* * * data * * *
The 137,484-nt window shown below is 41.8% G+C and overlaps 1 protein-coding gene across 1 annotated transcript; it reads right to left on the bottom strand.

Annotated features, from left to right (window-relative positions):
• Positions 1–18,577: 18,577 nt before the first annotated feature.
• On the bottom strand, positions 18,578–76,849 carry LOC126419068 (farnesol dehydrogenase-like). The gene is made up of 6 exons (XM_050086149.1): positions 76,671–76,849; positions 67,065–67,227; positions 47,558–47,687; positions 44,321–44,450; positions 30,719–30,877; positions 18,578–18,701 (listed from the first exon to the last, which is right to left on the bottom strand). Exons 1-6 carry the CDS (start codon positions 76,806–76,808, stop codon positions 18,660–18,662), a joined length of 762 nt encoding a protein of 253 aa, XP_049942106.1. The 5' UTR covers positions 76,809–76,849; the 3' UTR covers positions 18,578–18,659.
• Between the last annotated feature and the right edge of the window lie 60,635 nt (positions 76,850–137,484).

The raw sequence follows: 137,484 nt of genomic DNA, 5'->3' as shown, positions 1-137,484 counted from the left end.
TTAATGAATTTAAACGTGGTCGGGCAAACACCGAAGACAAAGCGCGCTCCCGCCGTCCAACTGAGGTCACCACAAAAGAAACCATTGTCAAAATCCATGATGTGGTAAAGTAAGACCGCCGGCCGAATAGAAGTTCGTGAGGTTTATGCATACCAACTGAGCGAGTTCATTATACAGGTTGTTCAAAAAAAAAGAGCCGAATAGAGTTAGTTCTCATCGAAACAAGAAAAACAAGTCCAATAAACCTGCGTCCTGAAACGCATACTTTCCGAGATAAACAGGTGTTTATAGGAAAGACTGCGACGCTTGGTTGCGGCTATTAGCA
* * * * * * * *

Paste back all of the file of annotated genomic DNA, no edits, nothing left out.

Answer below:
The 137,484-nt window shown below is 41.8% G+C and overlaps 1 protein-coding gene across 1 annotated transcript; it reads right to left on the bottom strand.

Annotated features, from left to right (window-relative positions):
• Positions 1–18,577: 18,577 nt before the first annotated feature.
• On the bottom strand, positions 18,578–76,849 carry LOC126419068 (farnesol dehydrogenase-like). The gene is made up of 6 exons (XM_050086149.1): positions 76,671–76,849; positions 67,065–67,227; positions 47,558–47,687; positions 44,321–44,450; positions 30,719–30,877; positions 18,578–18,701 (listed from the first exon to the last, which is right to left on the bottom strand). Exons 1-6 carry the CDS (start codon positions 76,806–76,808, stop codon positions 18,660–18,662), a joined length of 762 nt encoding a protein of 253 aa, XP_049942106.1. The 5' UTR covers positions 76,809–76,849; the 3' UTR covers positions 18,578–18,659.
• Between the last annotated feature and the right edge of the window lie 60,635 nt (positions 76,850–137,484).

The raw sequence follows: 137,484 nt of genomic DNA, 5'->3' as shown, positions 1-137,484 counted from the left end.
TTAATGAATTTAAACGTGGTCGGGCAAACACCGAAGACAAAGCGCGCTCCCGCCGTCCAACTGAGGTCACCACAAAAGAAACCATTGTCAAAATCCATGATGTGGTAAAGTAAGACCGCCGGCCGAATAGAAGTTCGTGAGGTTTATGCATACCAACTGAGCGAGTTCATTATACAGGTTGTTCAAAAAAAAAGAGCCGAATAGAGTTAGTTCTCATCGAAACAAGAAAAACAAGTCCAATAAACCTGCGTCCTGAAACGCATACTTTCCGAGATAAACAGGTGTTTATAGGAAAGACTGCGACGCTTGGTTGCGGCTATTAGCA